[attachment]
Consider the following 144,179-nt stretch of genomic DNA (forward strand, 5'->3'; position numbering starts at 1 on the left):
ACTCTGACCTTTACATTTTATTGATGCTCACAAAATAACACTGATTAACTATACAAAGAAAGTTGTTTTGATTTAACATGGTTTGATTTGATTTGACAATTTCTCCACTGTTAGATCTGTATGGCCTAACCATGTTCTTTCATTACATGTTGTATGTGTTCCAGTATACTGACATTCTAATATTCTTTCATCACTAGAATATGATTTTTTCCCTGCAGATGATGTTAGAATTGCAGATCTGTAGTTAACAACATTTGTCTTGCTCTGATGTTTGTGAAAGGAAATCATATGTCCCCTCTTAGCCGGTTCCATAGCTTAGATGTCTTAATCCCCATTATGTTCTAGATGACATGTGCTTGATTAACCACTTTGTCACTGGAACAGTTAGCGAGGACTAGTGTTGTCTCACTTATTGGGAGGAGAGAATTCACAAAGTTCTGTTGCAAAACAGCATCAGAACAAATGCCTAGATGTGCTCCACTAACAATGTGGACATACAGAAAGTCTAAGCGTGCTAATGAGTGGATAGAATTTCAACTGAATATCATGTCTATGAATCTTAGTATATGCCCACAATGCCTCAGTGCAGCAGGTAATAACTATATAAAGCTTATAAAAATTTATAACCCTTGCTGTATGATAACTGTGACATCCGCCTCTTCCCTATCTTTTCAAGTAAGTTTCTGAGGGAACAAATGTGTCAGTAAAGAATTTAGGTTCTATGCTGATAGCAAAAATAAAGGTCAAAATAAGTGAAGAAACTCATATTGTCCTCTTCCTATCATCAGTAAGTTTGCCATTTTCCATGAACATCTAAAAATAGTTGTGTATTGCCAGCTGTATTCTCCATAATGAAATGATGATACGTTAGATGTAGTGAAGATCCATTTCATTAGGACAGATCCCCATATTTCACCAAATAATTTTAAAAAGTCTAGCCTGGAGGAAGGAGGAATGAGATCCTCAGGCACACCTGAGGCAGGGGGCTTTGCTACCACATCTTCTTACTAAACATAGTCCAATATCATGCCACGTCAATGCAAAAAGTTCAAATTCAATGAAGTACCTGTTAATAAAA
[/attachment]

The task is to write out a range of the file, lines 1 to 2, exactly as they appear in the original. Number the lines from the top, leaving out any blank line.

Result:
Consider the following 144,179-nt stretch of genomic DNA (forward strand, 5'->3'; position numbering starts at 1 on the left):
ACTCTGACCTTTACATTTTATTGATGCTCACAAAATAACACTGATTAACTATACAAAGAAAGTTGTTTTGATTTAACATGGTTTGATTTGATTTGACAATTTCTCCACTGTTAGATCTGTATGGCCTAACCATGTTCTTTCATTACATGTTGTATGTGTTCCAGTATACTGACATTCTAATATTCTTTCATCACTAGAATATGATTTTTTCCCTGCAGATGATGTTAGAATTGCAGATCTGTAGTTAACAACATTTGTCTTGCTCTGATGTTTGTGAAAGGAAATCATATGTCCCCTCTTAGCCGGTTCCATAGCTTAGATGTCTTAATCCCCATTATGTTCTAGATGACATGTGCTTGATTAACCACTTTGTCACTGGAACAGTTAGCGAGGACTAGTGTTGTCTCACTTATTGGGAGGAGAGAATTCACAAAGTTCTGTTGCAAAACAGCATCAGAACAAATGCCTAGATGTGCTCCACTAACAATGTGGACATACAGAAAGTCTAAGCGTGCTAATGAGTGGATAGAATTTCAACTGAATATCATGTCTATGAATCTTAGTATATGCCCACAATGCCTCAGTGCAGCAGGTAATAACTATATAAAGCTTATAAAAATTTATAACCCTTGCTGTATGATAACTGTGACATCCGCCTCTTCCCTATCTTTTCAAGTAAGTTTCTGAGGGAACAAATGTGTCAGTAAAGAATTTAGGTTCTATGCTGATAGCAAAAATAAAGGTCAAAATAAGTGAAGAAACTCATATTGTCCTCTTCCTATCATCAGTAAGTTTGCCATTTTCCATGAACATCTAAAAATAGTTGTGTATTGCCAGCTGTATTCTCCATAATGAAATGATGATACGTTAGATGTAGTGAAGATCCATTTCATTAGGACAGATCCCCATATTTCACCAAATAATTTTAAAAAGTCTAGCCTGGAGGAAGGAGGAATGAGATCCTCAGGCACACCTGAGGCAGGGGGCTTTGCTACCACATCTTCTTACTAAACATAGTCCAATATCATGCCACGTCAATGCAAAAAGTTCAAATTCAATGAAGTACCTGTTAATAAAA